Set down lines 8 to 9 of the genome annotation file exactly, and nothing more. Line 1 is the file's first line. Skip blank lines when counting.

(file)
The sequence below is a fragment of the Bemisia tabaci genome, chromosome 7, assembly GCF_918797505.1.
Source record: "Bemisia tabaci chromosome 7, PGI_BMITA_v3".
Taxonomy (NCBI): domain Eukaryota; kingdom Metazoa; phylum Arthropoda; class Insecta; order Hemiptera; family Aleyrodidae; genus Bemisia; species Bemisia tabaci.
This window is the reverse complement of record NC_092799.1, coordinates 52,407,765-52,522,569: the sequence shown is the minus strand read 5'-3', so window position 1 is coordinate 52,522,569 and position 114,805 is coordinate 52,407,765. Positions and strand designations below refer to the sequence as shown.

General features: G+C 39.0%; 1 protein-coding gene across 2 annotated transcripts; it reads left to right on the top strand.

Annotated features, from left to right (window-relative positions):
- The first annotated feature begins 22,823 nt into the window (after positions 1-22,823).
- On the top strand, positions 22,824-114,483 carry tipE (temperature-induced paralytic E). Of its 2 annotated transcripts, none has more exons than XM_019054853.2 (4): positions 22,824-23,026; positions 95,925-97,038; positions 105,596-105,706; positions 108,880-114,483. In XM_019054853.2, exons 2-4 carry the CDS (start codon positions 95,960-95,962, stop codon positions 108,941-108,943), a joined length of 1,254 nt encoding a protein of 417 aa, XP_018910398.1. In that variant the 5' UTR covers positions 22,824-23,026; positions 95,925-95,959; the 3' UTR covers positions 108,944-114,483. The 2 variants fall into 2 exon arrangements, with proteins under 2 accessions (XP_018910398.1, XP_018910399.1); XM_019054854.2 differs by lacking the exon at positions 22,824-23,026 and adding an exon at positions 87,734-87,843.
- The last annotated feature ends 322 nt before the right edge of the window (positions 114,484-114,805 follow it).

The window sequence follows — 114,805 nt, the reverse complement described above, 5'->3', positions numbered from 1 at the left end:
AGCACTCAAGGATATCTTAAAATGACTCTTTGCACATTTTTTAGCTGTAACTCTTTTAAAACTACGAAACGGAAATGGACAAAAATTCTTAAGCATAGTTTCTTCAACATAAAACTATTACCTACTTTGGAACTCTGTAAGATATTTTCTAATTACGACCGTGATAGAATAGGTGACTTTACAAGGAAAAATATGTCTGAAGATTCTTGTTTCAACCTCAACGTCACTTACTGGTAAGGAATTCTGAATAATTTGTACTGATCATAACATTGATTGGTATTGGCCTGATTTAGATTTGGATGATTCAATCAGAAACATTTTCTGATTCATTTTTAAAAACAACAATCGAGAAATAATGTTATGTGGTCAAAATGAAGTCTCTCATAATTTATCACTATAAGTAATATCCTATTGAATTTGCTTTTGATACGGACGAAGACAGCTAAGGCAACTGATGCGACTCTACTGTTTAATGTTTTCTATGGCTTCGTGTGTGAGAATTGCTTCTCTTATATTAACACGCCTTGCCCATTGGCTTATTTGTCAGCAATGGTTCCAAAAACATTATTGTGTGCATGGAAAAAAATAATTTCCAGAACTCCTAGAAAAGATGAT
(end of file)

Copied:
- On the top strand, positions 22,824-114,483 carry tipE (temperature-induced paralytic E). Of its 2 annotated transcripts, none has more exons than XM_019054853.2 (4): positions 22,824-23,026; positions 95,925-97,038; positions 105,596-105,706; positions 108,880-114,483. In XM_019054853.2, exons 2-4 carry the CDS (start codon positions 95,960-95,962, stop codon positions 108,941-108,943), a joined length of 1,254 nt encoding a protein of 417 aa, XP_018910398.1. In that variant the 5' UTR covers positions 22,824-23,026; positions 95,925-95,959; the 3' UTR covers positions 108,944-114,483. The 2 variants fall into 2 exon arrangements, with proteins under 2 accessions (XP_018910398.1, XP_018910399.1); XM_019054854.2 differs by lacking the exon at positions 22,824-23,026 and adding an exon at positions 87,734-87,843.
- The last annotated feature ends 322 nt before the right edge of the window (positions 114,484-114,805 follow it).